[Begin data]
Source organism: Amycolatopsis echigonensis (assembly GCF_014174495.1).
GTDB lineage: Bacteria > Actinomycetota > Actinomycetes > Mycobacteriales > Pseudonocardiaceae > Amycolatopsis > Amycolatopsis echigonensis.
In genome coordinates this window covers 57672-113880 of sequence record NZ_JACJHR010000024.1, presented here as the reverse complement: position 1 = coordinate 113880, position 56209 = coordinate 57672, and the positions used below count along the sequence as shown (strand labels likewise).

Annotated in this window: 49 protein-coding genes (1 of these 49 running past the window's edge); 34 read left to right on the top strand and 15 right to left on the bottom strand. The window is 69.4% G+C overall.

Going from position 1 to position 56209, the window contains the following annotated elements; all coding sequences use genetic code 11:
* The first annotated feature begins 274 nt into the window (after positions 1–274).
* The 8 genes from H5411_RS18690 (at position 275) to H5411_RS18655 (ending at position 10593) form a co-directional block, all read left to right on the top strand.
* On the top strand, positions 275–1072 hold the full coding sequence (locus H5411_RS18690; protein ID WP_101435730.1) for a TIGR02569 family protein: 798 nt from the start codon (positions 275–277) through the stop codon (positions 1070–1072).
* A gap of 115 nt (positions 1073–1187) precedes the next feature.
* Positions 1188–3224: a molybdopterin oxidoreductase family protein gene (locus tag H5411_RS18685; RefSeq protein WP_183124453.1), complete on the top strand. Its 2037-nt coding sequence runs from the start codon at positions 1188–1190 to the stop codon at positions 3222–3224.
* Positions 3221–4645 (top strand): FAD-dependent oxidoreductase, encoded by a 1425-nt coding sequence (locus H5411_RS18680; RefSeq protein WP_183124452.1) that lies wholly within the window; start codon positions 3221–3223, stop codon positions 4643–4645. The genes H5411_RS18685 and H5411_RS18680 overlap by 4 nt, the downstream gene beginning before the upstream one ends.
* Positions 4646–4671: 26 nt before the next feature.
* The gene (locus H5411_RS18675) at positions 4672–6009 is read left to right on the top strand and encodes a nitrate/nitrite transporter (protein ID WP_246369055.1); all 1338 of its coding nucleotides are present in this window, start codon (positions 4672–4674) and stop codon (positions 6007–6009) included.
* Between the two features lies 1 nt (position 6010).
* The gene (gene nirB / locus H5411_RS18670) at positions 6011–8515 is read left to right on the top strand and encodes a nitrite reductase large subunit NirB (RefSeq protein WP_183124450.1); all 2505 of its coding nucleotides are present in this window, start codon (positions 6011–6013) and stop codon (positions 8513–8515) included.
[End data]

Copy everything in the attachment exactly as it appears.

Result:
Source organism: Amycolatopsis echigonensis (assembly GCF_014174495.1).
GTDB lineage: Bacteria > Actinomycetota > Actinomycetes > Mycobacteriales > Pseudonocardiaceae > Amycolatopsis > Amycolatopsis echigonensis.
In genome coordinates this window covers 57672-113880 of sequence record NZ_JACJHR010000024.1, presented here as the reverse complement: position 1 = coordinate 113880, position 56209 = coordinate 57672, and the positions used below count along the sequence as shown (strand labels likewise).

Annotated in this window: 49 protein-coding genes (1 of these 49 running past the window's edge); 34 read left to right on the top strand and 15 right to left on the bottom strand. The window is 69.4% G+C overall.

Going from position 1 to position 56209, the window contains the following annotated elements; all coding sequences use genetic code 11:
* The first annotated feature begins 274 nt into the window (after positions 1–274).
* The 8 genes from H5411_RS18690 (at position 275) to H5411_RS18655 (ending at position 10593) form a co-directional block, all read left to right on the top strand.
* On the top strand, positions 275–1072 hold the full coding sequence (locus H5411_RS18690; protein ID WP_101435730.1) for a TIGR02569 family protein: 798 nt from the start codon (positions 275–277) through the stop codon (positions 1070–1072).
* A gap of 115 nt (positions 1073–1187) precedes the next feature.
* Positions 1188–3224: a molybdopterin oxidoreductase family protein gene (locus tag H5411_RS18685; RefSeq protein WP_183124453.1), complete on the top strand. Its 2037-nt coding sequence runs from the start codon at positions 1188–1190 to the stop codon at positions 3222–3224.
* Positions 3221–4645 (top strand): FAD-dependent oxidoreductase, encoded by a 1425-nt coding sequence (locus H5411_RS18680; RefSeq protein WP_183124452.1) that lies wholly within the window; start codon positions 3221–3223, stop codon positions 4643–4645. The genes H5411_RS18685 and H5411_RS18680 overlap by 4 nt, the downstream gene beginning before the upstream one ends.
* Positions 4646–4671: 26 nt before the next feature.
* The gene (locus H5411_RS18675) at positions 4672–6009 is read left to right on the top strand and encodes a nitrate/nitrite transporter (protein ID WP_246369055.1); all 1338 of its coding nucleotides are present in this window, start codon (positions 4672–4674) and stop codon (positions 6007–6009) included.
* Between the two features lies 1 nt (position 6010).
* The gene (gene nirB / locus H5411_RS18670) at positions 6011–8515 is read left to right on the top strand and encodes a nitrite reductase large subunit NirB (RefSeq protein WP_183124450.1); all 2505 of its coding nucleotides are present in this window, start codon (positions 6011–6013) and stop codon (positions 8513–8515) included.